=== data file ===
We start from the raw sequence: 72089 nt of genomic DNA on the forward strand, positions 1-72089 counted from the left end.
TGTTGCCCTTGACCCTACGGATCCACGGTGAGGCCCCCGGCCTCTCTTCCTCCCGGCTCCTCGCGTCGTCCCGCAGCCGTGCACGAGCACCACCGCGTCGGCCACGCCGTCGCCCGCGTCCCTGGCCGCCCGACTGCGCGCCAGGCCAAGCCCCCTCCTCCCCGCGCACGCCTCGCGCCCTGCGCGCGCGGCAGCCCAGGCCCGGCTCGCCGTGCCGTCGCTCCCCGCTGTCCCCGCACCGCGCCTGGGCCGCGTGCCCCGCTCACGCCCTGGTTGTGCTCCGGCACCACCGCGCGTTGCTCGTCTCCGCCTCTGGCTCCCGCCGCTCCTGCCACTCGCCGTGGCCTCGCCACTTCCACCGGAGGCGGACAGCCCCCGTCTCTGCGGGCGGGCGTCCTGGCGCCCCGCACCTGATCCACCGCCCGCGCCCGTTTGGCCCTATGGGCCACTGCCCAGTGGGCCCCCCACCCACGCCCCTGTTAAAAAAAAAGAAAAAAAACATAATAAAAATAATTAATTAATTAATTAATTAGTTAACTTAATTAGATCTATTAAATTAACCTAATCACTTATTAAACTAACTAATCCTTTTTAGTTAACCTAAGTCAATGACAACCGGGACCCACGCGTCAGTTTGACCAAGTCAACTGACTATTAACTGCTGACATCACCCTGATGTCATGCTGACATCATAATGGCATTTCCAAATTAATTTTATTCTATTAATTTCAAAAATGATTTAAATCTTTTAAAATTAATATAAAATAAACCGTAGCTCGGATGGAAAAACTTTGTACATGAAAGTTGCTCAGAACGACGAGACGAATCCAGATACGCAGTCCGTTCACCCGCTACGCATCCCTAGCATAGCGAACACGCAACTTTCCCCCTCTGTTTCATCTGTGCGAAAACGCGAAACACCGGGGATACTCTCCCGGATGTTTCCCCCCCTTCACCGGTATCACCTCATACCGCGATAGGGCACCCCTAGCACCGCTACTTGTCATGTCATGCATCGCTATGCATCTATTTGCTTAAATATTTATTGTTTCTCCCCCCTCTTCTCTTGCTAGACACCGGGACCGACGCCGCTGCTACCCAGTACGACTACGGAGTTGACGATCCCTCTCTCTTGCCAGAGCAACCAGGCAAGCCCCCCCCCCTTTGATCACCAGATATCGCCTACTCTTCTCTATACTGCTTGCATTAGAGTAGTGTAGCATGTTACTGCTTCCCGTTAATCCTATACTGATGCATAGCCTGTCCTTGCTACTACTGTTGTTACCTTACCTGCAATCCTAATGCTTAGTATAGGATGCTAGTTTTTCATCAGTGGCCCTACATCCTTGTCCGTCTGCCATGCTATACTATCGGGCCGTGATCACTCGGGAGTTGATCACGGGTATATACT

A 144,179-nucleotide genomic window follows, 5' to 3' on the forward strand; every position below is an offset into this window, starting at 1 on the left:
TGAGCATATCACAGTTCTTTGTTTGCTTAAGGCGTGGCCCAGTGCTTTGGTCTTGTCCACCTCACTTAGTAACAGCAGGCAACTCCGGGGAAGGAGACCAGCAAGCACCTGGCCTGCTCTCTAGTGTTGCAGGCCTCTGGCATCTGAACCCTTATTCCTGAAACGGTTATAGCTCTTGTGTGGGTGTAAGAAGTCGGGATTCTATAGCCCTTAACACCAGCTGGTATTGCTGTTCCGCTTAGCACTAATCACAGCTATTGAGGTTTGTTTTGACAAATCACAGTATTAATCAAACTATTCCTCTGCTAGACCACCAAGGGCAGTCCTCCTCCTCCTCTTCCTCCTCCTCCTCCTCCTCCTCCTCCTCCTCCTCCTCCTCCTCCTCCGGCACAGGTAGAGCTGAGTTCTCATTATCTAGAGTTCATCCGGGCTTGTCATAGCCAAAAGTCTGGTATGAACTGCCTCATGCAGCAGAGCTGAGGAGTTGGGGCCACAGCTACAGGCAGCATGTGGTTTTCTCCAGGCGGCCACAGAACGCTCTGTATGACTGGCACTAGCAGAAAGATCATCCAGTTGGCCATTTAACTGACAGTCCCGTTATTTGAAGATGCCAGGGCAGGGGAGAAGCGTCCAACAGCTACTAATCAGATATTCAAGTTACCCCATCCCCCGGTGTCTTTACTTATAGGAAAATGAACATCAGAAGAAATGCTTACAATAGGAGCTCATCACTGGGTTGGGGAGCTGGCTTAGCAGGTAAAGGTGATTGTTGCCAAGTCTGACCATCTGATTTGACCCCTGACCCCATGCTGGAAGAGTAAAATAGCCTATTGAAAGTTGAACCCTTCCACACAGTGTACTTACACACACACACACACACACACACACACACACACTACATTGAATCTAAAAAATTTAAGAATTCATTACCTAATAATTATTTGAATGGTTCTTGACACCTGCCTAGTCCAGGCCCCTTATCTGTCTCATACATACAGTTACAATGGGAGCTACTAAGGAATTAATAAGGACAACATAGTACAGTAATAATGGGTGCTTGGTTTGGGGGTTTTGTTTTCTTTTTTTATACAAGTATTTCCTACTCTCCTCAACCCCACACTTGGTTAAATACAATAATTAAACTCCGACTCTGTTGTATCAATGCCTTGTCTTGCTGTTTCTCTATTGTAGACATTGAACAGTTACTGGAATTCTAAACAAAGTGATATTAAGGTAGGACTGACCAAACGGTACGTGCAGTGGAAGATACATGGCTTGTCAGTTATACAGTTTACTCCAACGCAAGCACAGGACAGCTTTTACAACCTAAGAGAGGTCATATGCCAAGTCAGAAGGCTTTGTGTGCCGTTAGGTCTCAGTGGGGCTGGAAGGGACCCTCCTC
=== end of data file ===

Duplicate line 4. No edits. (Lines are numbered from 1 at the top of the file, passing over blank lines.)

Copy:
TGAGCATATCACAGTTCTTTGTTTGCTTAAGGCGTGGCCCAGTGCTTTGGTCTTGTCCACCTCACTTAGTAACAGCAGGCAACTCCGGGGAAGGAGACCAGCAAGCACCTGGCCTGCTCTCTAGTGTTGCAGGCCTCTGGCATCTGAACCCTTATTCCTGAAACGGTTATAGCTCTTGTGTGGGTGTAAGAAGTCGGGATTCTATAGCCCTTAACACCAGCTGGTATTGCTGTTCCGCTTAGCACTAATCACAGCTATTGAGGTTTGTTTTGACAAATCACAGTATTAATCAAACTATTCCTCTGCTAGACCACCAAGGGCAGTCCTCCTCCTCCTCTTCCTCCTCCTCCTCCTCCTCCTCCTCCTCCTCCTCCTCCTCCTCCTCCGGCACAGGTAGAGCTGAGTTCTCATTATCTAGAGTTCATCCGGGCTTGTCATAGCCAAAAGTCTGGTATGAACTGCCTCATGCAGCAGAGCTGAGGAGTTGGGGCCACAGCTACAGGCAGCATGTGGTTTTCTCCAGGCGGCCACAGAACGCTCTGTATGACTGGCACTAGCAGAAAGATCATCCAGTTGGCCATTTAACTGACAGTCCCGTTATTTGAAGATGCCAGGGCAGGGGAGAAGCGTCCAACAGCTACTAATCAGATATTCAAGTTACCCCATCCCCCGGTGTCTTTACTTATAGGAAAATGAACATCAGAAGAAATGCTTACAATAGGAGCTCATCACTGGGTTGGGGAGCTGGCTTAGCAGGTAAAGGTGATTGTTGCCAAGTCTGACCATCTGATTTGACCCCTGACCCCATGCTGGAAGAGTAAAATAGCCTATTGAAAGTTGAACCCTTCCACACAGTGTACTTACACACACACACACACACACACACACACACACACTACATTGAATCTAAAAAATTTAAGAATTCATTACCTAATAATTATTTGAATGGTTCTTGACACCTGCCTAGTCCAGGCCCCTTATCTGTCTCATACATACAGTTACAATGGGAGCTACTAAGGAATTAATAAGGACAACATAGTACAGTAATAATGGGTGCTTGGTTTGGGGGTTTTGTTTTCTTTTTTTATACAAGTATTTCCTACTCTCCTCAACCCCACACTTGGTTAAATACAATAATTAAACTCCGACTCTGTTGTATCAATGCCTTGTCTTGCTGTTTCTCTATTGTAGACATTGAACAGTTACTGGAATTCTAAACAAAGTGATATTAAGGTAGGACTGACCAAACGGTACGTGCAGTGGAAGATACATGGCTTGTCAGTTATACAGTTTACTCCAACGCAAGCACAGGACAGCTTTTACAACCTAAGAGAGGTCATATGCCAAGTCAGAAGGCTTTGTGTGCCGTTAGGTCTCAGTGGGGCTGGAAGGGACCCTCCTC